IMR Press / CEOG / Volume 48 / Issue 5 / DOI: 10.31083/j.ceog4805189
Open Access Original Research
Dienogest-based hormonal contraception induced changes in the ultrasound presentation of the uterus and menstrual pain
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1 Department of Neuroscience, Obstetrics and Gynecology Unit, Rehabilitation, Ophthalmology, Genetics and Maternal and Paediatric Sciences, University of Genova, 16136 Genova, Italy
2 Department of Medical Area, Obstetrics and Gynecology Unit, Ospedale S. Maria della Misericordia, Azienda Friuli Centrale, 33100 Udine, Italy
3 Department of Obstetrics Gynecology and Pediatrics, Obstetrics and Gynecology Unit, Azienda Sanitaria Universitaria Policlinico di Modena, 41121 Modena, Italy
*Correspondence: (Angelo Cagnacci)
Clin. Exp. Obstet. Gynecol. 2021, 48(5), 1186–1192;
Submitted: 10 February 2021 | Revised: 12 May 2021 | Accepted: 28 May 2021 | Published: 15 October 2021
Copyright: © 2021 The Author(s). Published by IMR Press.
This is an open access article under the CC BY 4.0 license (

Background: In young women, combined hormonal contraceptives can ameliorate menstrual pain and reduce menstrual loss, but their efficacy in adenomyosis has not been proven. The aim of this study was to investigate whether ultrasound features of adenomyosis are modified by a combined hormonal contraceptive containing dienogest. Methods: Fifty-eight out of 173 premenopausal women consecutively attending our university hospital outpatient service for contraception were enrolled in this observational study. Women with menstrual pain or heavy menstrual bleeding underwent ultrasonography. An expert sonographer diagnosed or excluded adenomyosis and fibroids via morphological uterus sonographic assessment (MUSA). The intensity of menstrual pain was quantified by each patient on a visual analogue scale (VAS). A total of 38 women with and 20 without ultrasound features of adenomyosis received dienogest-based hormonal contraceptive and had a follow-up ultrasound after 6 months of treatment. Results: During treatment, uterine volume decreased by –13.1 ± 22.1% (p = 0.001) in women with adenomyosis features, while it tended to increase in controls. Hypoechoic striation of myometrium present in 95% of cases and myometrial cysts in 5% of cases, respectively, at baseline, had completely disappeared by 6 months. Asymmetry of uterine walls decreased, with the anterior/posterior wall ratio declining from 2.8 ± 0.8. to 1.9 ± 0.7 (p = 0.0001). Heterogeneous myometrial texture, globous uterine morphology, and junctional zone alteration remained unchanged. In women with baseline adenomyosis, VAS score for menstrual pain decreased by –4.0 ± 3.6 (p = 0.0001). During treatment, a VAS score for menstrual pain close to 0 was found in all women without adenomyosis. Days of menstrual flow decreased in women with (p = 0.0001) and without (p = 0.003) adenomyosis. Conclusions: Dienogest-based hormonal contraceptives improve the sonographic features of adenomyosis and improve symptoms. Prospective data are needed to confirm these findings.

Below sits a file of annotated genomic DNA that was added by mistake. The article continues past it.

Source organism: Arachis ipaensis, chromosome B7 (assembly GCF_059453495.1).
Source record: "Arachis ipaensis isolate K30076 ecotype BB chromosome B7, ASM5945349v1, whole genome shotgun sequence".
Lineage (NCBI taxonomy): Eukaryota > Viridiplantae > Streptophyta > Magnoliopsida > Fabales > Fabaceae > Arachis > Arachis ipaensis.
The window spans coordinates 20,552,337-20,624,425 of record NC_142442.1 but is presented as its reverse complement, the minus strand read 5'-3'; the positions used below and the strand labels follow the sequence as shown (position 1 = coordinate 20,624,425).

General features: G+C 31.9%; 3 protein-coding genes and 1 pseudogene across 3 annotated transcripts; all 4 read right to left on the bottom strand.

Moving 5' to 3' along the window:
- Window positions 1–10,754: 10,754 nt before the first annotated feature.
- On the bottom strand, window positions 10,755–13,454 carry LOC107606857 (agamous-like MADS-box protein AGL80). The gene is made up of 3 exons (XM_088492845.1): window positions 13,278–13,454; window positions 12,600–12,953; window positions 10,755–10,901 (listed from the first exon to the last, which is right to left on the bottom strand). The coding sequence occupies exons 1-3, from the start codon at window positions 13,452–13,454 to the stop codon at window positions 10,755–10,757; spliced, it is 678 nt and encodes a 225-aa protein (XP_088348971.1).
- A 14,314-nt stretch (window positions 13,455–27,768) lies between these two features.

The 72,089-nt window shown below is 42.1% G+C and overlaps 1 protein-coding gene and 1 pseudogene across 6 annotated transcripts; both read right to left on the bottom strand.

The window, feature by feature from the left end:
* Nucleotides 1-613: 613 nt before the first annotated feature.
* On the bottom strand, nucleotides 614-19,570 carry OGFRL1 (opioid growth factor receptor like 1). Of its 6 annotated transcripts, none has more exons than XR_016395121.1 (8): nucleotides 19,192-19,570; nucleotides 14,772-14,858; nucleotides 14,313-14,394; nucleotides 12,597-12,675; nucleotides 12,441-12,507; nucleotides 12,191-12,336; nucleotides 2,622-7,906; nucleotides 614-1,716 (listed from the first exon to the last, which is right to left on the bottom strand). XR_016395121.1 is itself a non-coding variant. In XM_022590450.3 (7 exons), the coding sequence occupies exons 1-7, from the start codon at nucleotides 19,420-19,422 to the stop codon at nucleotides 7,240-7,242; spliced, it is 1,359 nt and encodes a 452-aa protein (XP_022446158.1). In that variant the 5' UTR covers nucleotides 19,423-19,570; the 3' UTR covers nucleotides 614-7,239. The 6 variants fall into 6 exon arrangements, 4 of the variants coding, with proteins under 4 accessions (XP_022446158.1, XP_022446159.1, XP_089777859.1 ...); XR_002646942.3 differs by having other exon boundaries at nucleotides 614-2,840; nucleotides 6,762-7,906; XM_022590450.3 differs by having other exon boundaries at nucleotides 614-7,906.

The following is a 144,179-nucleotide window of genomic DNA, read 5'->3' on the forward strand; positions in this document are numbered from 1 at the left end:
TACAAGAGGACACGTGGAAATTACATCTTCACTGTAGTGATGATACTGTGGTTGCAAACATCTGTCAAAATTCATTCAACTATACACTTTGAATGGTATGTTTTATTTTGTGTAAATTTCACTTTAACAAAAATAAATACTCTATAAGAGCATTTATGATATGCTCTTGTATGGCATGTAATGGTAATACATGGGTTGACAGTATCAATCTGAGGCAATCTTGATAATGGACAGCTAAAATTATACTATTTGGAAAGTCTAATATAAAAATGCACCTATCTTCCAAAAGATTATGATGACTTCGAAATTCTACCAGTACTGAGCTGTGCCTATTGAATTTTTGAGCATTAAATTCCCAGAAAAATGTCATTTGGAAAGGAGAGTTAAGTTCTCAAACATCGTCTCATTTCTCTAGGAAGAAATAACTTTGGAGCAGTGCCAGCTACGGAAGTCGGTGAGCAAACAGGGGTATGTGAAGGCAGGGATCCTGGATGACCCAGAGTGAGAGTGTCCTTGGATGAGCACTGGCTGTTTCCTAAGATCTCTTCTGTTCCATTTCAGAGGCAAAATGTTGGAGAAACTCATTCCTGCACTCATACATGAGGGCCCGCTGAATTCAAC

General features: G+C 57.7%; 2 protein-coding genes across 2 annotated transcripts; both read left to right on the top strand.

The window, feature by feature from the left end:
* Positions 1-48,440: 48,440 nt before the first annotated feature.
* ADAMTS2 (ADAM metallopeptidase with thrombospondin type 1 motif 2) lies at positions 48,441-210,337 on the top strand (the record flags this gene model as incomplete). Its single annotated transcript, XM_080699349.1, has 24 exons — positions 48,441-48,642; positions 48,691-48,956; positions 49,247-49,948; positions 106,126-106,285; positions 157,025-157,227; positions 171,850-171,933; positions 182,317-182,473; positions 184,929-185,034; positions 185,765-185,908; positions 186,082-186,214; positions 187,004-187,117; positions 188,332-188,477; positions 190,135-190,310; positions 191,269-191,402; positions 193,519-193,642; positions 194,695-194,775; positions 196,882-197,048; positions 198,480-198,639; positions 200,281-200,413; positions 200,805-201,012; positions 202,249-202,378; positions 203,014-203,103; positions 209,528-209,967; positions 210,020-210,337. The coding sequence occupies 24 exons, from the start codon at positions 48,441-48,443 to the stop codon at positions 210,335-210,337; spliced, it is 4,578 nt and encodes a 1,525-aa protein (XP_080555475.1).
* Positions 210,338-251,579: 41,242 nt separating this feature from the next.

Hormonal contraception
Chronic pelvic pain
Heavy menstrual bleeding
Fig. 1.
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